"They lost because they were ‘savages’ and because even in the beginning they were woefully outnumbered. They lost because their way of life was in the Stone Age.
In the end they signed treaties so that some of their land might remain with them. But the treaties were broken, and land companies sold their acres for anything from twenty cents to twenty dollars."
The Last Frontier page 10
In 1878 people of the northern Cheyenne and Arapaho had been confined to land at Darlington, in Indian Territory as Oklahoma was called at the time. This was as far west as you could be, and hundreds of miles south of their homelands in the northern plains.
"The heat came from everywhere, from the sky and the sun, from the Texas desert, blown by the south wind, from the ground itself. The ground had given up its moisture and now it was dissolving into little puffs of fine red dust."
The Last Frontier page 12
Following the Battle of the Little Big Horn in July 1876, the Lakota and their allies, the northern Cheyenne and Arapaho, had been hounded until, in the spring of 1877 the northern Cheyenne and Arapaho had surrendered to General Mackenzie. After their surrender they were moved south to join the southern Cheyenne, despite them having effectively split into two separate peoples in the 1820s, nearly sixty years earlier. In the hot dusty hostile terrain these northern Cheyenne, free spirits used to a nomadic life following the buffalo were far removed from their natural surroundings. Not only did the new conditions blight their lives but the rations distributed by agent John Miles were insufficient and were of the poorest quality.
Eventually their leaders, Dull Knife and Little Wolf, decided enough was enough and took the monumental decision which Howard Fast, writing with great feeling and perception, turns into an epic tale which is gripping as it unfolds. John Ford based his film “Cheyenne Autumn” on this book, despite crediting Mari Sandoz and copying the title of her historical work about the same events. A later film of Ford , this sought to redress the balance of his earlier work which had presented the native Americans in a stereotypical fashion. It is clearly based on Fast’s book because there is a farcical interlude based in Dodge City featuring Wyatt Earp which detracts from what is an otherwise reasonable film without being inspirational. These events, virtually ignored by Sandoz, figure in a few chapters of Fast’s book, although not including the lighthearted idiocy of Ford’s schoolboy humour which presumably was introduced to create light relief from the traumatic events and add to the pathos in the later part of the film by producing a stark contrast. Ford claimed to have come up with the idea himself as a kind of interlude in a film which at over two and a half hours was quite lengthy.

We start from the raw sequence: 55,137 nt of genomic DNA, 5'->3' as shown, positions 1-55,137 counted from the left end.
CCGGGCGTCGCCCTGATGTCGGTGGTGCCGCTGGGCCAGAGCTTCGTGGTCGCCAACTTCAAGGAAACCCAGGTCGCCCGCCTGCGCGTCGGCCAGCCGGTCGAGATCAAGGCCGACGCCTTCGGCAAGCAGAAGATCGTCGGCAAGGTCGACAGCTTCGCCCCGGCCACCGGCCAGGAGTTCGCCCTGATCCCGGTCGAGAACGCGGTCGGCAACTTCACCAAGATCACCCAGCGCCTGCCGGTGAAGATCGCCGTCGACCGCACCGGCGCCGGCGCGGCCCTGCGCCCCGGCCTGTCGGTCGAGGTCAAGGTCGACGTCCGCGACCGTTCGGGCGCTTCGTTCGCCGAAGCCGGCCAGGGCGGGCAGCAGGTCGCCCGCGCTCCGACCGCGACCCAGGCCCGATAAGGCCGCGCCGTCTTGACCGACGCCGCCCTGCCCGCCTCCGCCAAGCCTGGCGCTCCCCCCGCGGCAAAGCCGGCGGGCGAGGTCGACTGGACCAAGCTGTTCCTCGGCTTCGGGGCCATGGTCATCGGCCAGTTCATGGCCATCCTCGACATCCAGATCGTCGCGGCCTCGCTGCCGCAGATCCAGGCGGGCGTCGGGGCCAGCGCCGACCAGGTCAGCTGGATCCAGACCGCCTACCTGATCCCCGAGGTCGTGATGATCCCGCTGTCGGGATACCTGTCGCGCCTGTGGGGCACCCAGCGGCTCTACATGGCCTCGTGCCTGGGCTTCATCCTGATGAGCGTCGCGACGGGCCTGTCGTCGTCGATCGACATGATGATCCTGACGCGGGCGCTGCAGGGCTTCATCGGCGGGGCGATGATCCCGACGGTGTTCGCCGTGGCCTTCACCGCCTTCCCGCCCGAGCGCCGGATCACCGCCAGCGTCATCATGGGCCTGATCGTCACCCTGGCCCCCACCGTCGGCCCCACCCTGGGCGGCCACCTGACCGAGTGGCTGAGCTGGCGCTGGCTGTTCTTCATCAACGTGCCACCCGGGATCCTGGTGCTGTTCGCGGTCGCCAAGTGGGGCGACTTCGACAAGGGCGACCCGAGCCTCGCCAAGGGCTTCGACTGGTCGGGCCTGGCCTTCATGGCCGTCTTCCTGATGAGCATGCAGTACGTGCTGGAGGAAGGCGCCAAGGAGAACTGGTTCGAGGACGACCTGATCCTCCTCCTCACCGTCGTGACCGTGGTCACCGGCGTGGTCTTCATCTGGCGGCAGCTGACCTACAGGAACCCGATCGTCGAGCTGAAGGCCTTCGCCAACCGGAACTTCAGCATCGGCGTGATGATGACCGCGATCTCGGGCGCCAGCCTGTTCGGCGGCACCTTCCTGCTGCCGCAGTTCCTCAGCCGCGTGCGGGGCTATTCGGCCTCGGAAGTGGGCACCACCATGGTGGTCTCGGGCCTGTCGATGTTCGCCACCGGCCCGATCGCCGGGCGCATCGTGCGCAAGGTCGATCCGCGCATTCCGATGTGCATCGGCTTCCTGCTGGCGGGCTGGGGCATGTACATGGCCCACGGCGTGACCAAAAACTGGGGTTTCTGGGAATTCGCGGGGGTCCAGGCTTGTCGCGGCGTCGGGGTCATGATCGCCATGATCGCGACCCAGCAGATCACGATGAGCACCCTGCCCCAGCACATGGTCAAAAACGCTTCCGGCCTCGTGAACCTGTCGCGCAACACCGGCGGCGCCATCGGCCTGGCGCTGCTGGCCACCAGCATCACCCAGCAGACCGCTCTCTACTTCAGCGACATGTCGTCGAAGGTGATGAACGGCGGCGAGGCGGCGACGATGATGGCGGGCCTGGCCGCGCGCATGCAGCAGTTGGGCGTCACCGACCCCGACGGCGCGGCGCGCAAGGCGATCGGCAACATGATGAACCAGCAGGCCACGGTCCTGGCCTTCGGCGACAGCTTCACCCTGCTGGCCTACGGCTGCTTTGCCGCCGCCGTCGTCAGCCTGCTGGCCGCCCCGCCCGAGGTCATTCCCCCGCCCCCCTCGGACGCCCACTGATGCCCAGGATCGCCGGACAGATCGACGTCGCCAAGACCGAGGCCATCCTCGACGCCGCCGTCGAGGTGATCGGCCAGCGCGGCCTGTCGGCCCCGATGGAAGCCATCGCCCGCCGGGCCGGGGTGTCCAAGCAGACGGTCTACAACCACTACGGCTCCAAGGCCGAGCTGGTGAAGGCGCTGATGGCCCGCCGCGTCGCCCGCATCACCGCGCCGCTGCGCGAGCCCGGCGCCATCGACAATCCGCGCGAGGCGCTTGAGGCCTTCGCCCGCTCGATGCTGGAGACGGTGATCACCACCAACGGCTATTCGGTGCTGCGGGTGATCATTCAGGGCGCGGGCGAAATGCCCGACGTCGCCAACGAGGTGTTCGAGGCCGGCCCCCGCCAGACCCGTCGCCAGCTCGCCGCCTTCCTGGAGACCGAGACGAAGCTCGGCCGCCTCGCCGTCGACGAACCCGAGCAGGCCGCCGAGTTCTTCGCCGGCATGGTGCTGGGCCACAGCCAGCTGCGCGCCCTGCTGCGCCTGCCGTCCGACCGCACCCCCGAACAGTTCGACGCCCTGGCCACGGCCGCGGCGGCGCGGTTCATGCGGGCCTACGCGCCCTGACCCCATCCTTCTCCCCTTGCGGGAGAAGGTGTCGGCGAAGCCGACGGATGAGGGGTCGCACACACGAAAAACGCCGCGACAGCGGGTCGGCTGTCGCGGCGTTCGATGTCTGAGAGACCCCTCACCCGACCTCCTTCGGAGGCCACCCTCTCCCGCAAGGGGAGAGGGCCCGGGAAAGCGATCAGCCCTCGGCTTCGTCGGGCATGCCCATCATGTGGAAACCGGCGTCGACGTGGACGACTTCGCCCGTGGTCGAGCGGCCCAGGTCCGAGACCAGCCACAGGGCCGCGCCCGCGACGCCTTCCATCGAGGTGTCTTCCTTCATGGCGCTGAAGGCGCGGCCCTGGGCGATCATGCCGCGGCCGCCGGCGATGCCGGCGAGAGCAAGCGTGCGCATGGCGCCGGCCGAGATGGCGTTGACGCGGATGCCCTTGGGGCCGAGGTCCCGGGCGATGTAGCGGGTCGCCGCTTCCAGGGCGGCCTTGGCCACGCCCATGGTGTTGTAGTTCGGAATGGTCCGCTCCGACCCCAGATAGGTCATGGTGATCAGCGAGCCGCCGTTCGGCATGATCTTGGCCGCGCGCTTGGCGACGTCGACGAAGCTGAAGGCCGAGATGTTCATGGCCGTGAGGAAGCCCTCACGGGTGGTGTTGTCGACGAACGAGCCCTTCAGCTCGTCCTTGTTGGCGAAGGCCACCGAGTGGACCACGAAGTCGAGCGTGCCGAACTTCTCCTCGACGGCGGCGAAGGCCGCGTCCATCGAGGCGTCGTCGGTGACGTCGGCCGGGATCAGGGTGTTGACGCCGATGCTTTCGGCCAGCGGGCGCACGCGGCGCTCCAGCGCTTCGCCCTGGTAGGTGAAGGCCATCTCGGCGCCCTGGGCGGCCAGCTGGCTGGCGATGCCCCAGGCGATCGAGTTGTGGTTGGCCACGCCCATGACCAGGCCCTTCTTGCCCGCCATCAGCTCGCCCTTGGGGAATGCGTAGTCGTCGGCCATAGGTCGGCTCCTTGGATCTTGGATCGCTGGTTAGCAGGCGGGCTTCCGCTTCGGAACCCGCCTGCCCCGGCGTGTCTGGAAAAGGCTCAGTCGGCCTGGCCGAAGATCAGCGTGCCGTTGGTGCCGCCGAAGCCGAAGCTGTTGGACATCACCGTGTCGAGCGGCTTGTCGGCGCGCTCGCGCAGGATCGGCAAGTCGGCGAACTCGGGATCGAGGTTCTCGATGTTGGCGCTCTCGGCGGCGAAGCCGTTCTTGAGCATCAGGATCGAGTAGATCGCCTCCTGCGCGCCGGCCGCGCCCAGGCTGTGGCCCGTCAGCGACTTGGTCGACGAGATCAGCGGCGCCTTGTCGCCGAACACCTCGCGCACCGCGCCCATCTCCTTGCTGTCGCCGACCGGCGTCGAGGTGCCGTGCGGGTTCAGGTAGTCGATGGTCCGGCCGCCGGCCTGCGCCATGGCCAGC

One suspects that the failure to credit Fast with the idea came from the politicisation of Hollywood at this time ( Fast’s book was published in 1948, Sandoz’s in 1953 and the film made in 1964). Certainly Ford and Fast were at opposite ends of the political spectrum.
What is remarkable about Howard Fast’s book is that he is so clear in his empathy for the Cheyenne. Writing in 1948, he was years ahead of his time in presenting the plight of the native Americans in a way which highlighted the injustice and was not stylized. I treasure my Penguin copy which I inherited from my in laws whom I greatly admired. It bears the price two shillings and was published by penguin books in 1953.
Howard Fast based his book on a solid historical foundation which he gathered while living with the Cheyenne in Oklahoma in 1939. This book is written with sensitivity and élan. It is a ‘must read’ for anyone interested in the American West. I unreservedly recommend it.